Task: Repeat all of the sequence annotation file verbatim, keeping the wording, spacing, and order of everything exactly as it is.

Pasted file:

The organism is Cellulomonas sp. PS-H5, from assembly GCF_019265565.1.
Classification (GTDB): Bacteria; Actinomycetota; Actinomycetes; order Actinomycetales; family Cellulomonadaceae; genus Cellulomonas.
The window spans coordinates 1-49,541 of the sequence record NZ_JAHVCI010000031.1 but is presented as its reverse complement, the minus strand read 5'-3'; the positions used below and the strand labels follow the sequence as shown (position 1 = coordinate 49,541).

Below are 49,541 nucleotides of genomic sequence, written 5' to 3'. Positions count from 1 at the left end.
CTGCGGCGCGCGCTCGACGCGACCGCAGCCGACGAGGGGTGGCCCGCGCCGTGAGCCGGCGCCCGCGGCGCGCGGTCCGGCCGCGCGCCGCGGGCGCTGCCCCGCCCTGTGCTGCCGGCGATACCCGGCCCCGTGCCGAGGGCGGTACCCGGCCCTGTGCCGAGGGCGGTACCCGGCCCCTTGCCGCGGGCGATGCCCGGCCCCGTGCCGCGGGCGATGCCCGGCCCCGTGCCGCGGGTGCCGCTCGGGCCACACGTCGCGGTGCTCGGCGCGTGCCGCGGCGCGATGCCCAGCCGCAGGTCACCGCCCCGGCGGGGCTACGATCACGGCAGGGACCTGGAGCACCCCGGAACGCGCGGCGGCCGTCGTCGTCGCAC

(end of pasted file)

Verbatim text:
The organism is Cellulomonas sp. PS-H5, from assembly GCF_019265565.1.
Classification (GTDB): Bacteria; Actinomycetota; Actinomycetes; order Actinomycetales; family Cellulomonadaceae; genus Cellulomonas.
The window spans coordinates 1-49,541 of the sequence record NZ_JAHVCI010000031.1 but is presented as its reverse complement, the minus strand read 5'-3'; the positions used below and the strand labels follow the sequence as shown (position 1 = coordinate 49,541).

Below are 49,541 nucleotides of genomic sequence, written 5' to 3'. Positions count from 1 at the left end.
CTGCGGCGCGCGCTCGACGCGACCGCAGCCGACGAGGGGTGGCCCGCGCCGTGAGCCGGCGCCCGCGGCGCGCGGTCCGGCCGCGCGCCGCGGGCGCTGCCCCGCCCTGTGCTGCCGGCGATACCCGGCCCCGTGCCGAGGGCGGTACCCGGCCCTGTGCCGAGGGCGGTACCCGGCCCCTTGCCGCGGGCGATGCCCGGCCCCGTGCCGCGGGCGATGCCCGGCCCCGTGCCGCGGGTGCCGCTCGGGCCACACGTCGCGGTGCTCGGCGCGTGCCGCGGCGCGATGCCCAGCCGCAGGTCACCGCCCCGGCGGGGCTACGATCACGGCAGGGACCTGGAGCACCCCGGAACGCGCGGCGGCCGTCGTCGTCGCAC